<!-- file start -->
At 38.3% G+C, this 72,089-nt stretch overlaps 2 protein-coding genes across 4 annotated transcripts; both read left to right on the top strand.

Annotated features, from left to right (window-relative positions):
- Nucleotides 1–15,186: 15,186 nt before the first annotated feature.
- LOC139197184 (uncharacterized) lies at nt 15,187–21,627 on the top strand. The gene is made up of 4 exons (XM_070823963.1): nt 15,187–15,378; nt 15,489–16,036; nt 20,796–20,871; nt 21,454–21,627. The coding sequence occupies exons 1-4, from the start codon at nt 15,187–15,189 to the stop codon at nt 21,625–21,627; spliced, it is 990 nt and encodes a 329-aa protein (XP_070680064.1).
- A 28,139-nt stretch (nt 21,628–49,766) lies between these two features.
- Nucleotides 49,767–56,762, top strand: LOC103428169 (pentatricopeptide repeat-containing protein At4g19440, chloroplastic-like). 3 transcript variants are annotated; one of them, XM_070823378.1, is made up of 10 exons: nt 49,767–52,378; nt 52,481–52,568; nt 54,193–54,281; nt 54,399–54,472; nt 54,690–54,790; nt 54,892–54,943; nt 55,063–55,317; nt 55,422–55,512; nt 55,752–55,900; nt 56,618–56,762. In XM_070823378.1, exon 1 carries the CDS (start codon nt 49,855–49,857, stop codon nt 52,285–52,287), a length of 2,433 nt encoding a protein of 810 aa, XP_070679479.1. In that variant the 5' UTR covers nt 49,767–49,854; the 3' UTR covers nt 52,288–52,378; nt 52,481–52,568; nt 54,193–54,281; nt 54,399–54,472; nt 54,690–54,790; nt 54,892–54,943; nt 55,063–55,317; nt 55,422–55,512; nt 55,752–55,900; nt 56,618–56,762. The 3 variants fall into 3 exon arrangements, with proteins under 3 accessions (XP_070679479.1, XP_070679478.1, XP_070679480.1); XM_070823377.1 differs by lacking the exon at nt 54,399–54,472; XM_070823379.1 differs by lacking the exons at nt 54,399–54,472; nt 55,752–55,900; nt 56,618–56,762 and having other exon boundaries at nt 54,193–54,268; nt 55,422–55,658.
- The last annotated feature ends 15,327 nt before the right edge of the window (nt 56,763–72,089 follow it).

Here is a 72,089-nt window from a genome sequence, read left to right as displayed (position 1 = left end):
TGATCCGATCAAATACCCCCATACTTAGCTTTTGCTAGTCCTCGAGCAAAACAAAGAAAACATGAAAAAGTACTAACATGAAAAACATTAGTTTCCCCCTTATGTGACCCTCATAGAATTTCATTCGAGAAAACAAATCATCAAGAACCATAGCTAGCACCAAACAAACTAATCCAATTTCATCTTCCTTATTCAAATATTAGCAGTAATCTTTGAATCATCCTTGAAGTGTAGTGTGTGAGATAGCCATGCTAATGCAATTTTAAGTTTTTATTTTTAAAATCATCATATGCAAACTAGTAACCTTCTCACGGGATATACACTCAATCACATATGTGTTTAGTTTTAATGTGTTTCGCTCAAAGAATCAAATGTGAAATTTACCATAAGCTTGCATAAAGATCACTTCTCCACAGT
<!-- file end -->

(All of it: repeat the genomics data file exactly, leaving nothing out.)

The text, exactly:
At 38.3% G+C, this 72,089-nt stretch overlaps 2 protein-coding genes across 4 annotated transcripts; both read left to right on the top strand.

Annotated features, from left to right (window-relative positions):
- Nucleotides 1–15,186: 15,186 nt before the first annotated feature.
- LOC139197184 (uncharacterized) lies at nt 15,187–21,627 on the top strand. The gene is made up of 4 exons (XM_070823963.1): nt 15,187–15,378; nt 15,489–16,036; nt 20,796–20,871; nt 21,454–21,627. The coding sequence occupies exons 1-4, from the start codon at nt 15,187–15,189 to the stop codon at nt 21,625–21,627; spliced, it is 990 nt and encodes a 329-aa protein (XP_070680064.1).
- A 28,139-nt stretch (nt 21,628–49,766) lies between these two features.
- Nucleotides 49,767–56,762, top strand: LOC103428169 (pentatricopeptide repeat-containing protein At4g19440, chloroplastic-like). 3 transcript variants are annotated; one of them, XM_070823378.1, is made up of 10 exons: nt 49,767–52,378; nt 52,481–52,568; nt 54,193–54,281; nt 54,399–54,472; nt 54,690–54,790; nt 54,892–54,943; nt 55,063–55,317; nt 55,422–55,512; nt 55,752–55,900; nt 56,618–56,762. In XM_070823378.1, exon 1 carries the CDS (start codon nt 49,855–49,857, stop codon nt 52,285–52,287), a length of 2,433 nt encoding a protein of 810 aa, XP_070679479.1. In that variant the 5' UTR covers nt 49,767–49,854; the 3' UTR covers nt 52,288–52,378; nt 52,481–52,568; nt 54,193–54,281; nt 54,399–54,472; nt 54,690–54,790; nt 54,892–54,943; nt 55,063–55,317; nt 55,422–55,512; nt 55,752–55,900; nt 56,618–56,762. The 3 variants fall into 3 exon arrangements, with proteins under 3 accessions (XP_070679479.1, XP_070679478.1, XP_070679480.1); XM_070823377.1 differs by lacking the exon at nt 54,399–54,472; XM_070823379.1 differs by lacking the exons at nt 54,399–54,472; nt 55,752–55,900; nt 56,618–56,762 and having other exon boundaries at nt 54,193–54,268; nt 55,422–55,658.
- The last annotated feature ends 15,327 nt before the right edge of the window (nt 56,763–72,089 follow it).

Here is a 72,089-nt window from a genome sequence, read left to right as displayed (position 1 = left end):
TGATCCGATCAAATACCCCCATACTTAGCTTTTGCTAGTCCTCGAGCAAAACAAAGAAAACATGAAAAAGTACTAACATGAAAAACATTAGTTTCCCCCTTATGTGACCCTCATAGAATTTCATTCGAGAAAACAAATCATCAAGAACCATAGCTAGCACCAAACAAACTAATCCAATTTCATCTTCCTTATTCAAATATTAGCAGTAATCTTTGAATCATCCTTGAAGTGTAGTGTGTGAGATAGCCATGCTAATGCAATTTTAAGTTTTTATTTTTAAAATCATCATATGCAAACTAGTAACCTTCTCACGGGATATACACTCAATCACATATGTGTTTAGTTTTAATGTGTTTCGCTCAAAGAATCAAATGTGAAATTTACCATAAGCTTGCATAAAGATCACTTCTCCACAGT